Methods

Antibodies and Reagents

Antibodies against cleaved caspase-3, 8, 9, PARP, Bax, Bak, Bad, Bim, Puma, Bcl-2, Bcl-xL, Mcl-1, DR5, DR4 and phospho-eIF4E were from Cell Signaling (Danvers, MA, USA) and Cox4 antibody was from Abcam (Cambridge, UK); cytochrome C antibody was from BD Biosciences (San Diego, CA, USA); MG-132 and antibodies for Sp1, α-tubulin and actin were from Santa Cruz Biotechnology, Inc. (Santa Cruz, CA, USA); DAPI, CHX and Mith was from Sigma-Aldrich Chemical Co. (St Louis, MO, USA); zVAD-fmk, a pancaspase inhibitor, was from R&D Systems (Minneapolis, MN, USA).

Cell culture and Drug treatment

HEp-2 cells were from Kyungpook National University (Daegu, Korea) and KB cells were from American Type Culture Collection (Manassas, VA, USA). Cells were cultured in DMEM 100 U/mL each of penicillin and streptomycin and 10% FBS for HEp-2 cells and 5% FBS for KB in a humidified atmosphere containing 5% CO2 at 37°C. Equal numbers of cells were seeded and allowed to attach. At 50–60% confluence, cells were treated with DMSO or indicated concentrations of Mith diluted in DMEM with 5% FBS for HEp-2 cells and 2.5% for KB cells. Mith was dissolved in 0.1% DMSO.

MTS assay

Cell viability was determined using CellTiter 96 Aqueous One Solution Cell Proliferation Assay Kits (Promega, Madison, WI, USA) according to the manufacturer's instructions. In brief, cells were seeded in 96-well plates and incubated with Mith. After treatment, 30 µl MTS solution was added to each well and cells were incubated for 2 h at 37°C. MTS solution was analyzed using a microplate reader (BioTeck Instruments Inc., Winooski, VT, USA) at 490 nm and 690 nm (background).

Cell counting

Cells were seeded in 6-well plates at 2 × 105 cells/well for HEp-2 cells and 5 × 105 cells/well for KB cells. Cells were exposed to DMSO or Mith for 48 h, washed with 2 mL ice-cold phosphate buffered saline (PBS), dislodged with trypsin, and pelleted by centrifugation for 3 min at 800 rpm. Total attached cells were counted using a Neubauer's chamber (hemocytometer).

Nuclear Staining with DAPI

HEp-2 and KB cells seeded in 60 mm2 dishes were treated with Mith for 48 h. Cells were harvested by trypsinization and fixed in 100% ethanol overnight at −20°C. Cells were washed three times in ice-cold PBS and fixed with 1 mL methanol solution at room temperature (RT) for 10 min. Fixed cells were stained with DAPI (2 μg/mL) solution and deposited on slides at RT in the dark. DAPI-stained cell morphology was observed under a fluorescence microscope.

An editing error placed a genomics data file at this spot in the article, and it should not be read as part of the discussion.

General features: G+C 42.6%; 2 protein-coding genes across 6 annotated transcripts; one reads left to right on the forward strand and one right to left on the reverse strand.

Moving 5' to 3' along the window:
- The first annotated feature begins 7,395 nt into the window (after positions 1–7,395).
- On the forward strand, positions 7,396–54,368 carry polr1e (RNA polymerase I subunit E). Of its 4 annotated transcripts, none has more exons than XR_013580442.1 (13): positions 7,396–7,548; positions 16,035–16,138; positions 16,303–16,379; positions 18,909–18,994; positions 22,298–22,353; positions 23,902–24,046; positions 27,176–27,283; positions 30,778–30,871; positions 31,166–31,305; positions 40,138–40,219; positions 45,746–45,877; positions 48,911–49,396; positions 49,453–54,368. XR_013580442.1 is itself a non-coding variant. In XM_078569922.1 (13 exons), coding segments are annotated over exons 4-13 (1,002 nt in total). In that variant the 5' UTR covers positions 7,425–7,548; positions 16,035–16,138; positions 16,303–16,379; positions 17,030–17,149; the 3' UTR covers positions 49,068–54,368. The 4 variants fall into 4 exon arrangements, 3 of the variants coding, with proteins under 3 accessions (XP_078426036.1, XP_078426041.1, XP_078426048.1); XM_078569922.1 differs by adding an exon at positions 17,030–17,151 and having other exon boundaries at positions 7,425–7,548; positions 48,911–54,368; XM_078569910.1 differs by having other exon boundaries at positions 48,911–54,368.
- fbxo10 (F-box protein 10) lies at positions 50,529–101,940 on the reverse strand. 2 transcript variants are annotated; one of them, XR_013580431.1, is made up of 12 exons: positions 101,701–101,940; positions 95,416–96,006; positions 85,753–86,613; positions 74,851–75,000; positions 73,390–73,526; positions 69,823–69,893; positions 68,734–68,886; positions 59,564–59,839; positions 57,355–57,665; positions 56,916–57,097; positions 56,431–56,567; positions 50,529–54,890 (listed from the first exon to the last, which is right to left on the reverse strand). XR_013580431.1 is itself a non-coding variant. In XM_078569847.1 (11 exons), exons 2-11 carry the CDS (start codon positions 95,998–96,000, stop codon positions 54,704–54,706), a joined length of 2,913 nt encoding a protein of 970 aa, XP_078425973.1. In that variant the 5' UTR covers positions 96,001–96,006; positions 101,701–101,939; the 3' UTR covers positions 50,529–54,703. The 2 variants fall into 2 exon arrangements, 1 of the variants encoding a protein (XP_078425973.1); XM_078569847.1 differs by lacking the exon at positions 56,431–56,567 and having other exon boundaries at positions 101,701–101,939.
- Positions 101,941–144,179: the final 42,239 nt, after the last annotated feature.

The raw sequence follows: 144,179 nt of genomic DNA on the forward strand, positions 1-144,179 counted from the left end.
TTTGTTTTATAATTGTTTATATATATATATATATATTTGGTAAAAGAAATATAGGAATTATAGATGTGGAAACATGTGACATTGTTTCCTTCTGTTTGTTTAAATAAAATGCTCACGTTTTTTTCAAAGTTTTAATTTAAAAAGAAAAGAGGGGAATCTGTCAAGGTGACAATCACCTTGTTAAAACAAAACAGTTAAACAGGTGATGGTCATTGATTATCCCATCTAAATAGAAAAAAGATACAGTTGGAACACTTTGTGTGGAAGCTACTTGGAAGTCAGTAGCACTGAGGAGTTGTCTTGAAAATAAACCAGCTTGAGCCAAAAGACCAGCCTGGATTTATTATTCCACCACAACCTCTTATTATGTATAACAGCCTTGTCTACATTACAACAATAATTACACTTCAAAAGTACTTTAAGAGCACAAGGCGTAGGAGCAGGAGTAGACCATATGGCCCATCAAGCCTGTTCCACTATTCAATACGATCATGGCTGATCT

Preparation of cytosol and mitochondrial fraction

Cytosolic and mitochondrial fractions were isolated by digitonin or Triton X-100. HEp-2 and KB cells were washed with ice-cold PBS and cell pellets were resuspended for 1 min at RT in plasma membrane extraction buffer containing 0.05% digitonin. Following centrifugation at 13,000 rpm at 4°C for 5 min, supernatants containing cytosolic proteins were collected and mitochondrial pellets harvested by centrifugation at 13,000 rpm at 4°C for 3 min. Mitochondrial protein pellets were resuspended in plasma membrane extraction buffer containing 0.5% Triton X-100. Supernatants containing mitochondrial proteins were collected from the last centrifugation.

Measurement of mitochondrial membrane potential

The mitochondrial membrane potential (ΔΨm) was determined using the mitochondria-specific lipophilic, cationic fluorescence compound JC-1 (Stratagene, La Jolla, CA, USA). HEp-2 and KB cells were seeded into 60 mm2 dishes. After treatment, cells were washed with PBS, dislodged with trypsin, and pelleted by centrifugation for 3 min at 800 rpm. Pellets were resuspendend in 500 μL 1X JC-1 staining reagent at 37°C for 30 min, followed by washing with ice-cold PBS. Cell-associated fluorescence was measured with fluorescence plate reader.

Western blot analysis

Whole cell lysates were extracted with lysis buffer and protein concentrations were measured by the bicinchoninic acid (BCA) method using bovine serum albumin as standard. Samples containing equal amounts of protein were separated by SDS-PAGE and transferred to PVDF membranes (Bio-Rad Laboratories). The membranes were blocked with 5% skim milk in TBST at RT for 1 h. Membranes were incubated with primary antibodies overnight at 4°C and HRP-conjugated secondary antibodies for 90 min at RT. Antibody-bound proteins were detected using an ECL Western Blotting Luminol reagent (Santa Cruz Biotechnology Inc.). Bands were visualized by an LAS-500 imaging system.

Reverse transcriptase polymerase chain reaction (RT-PCR)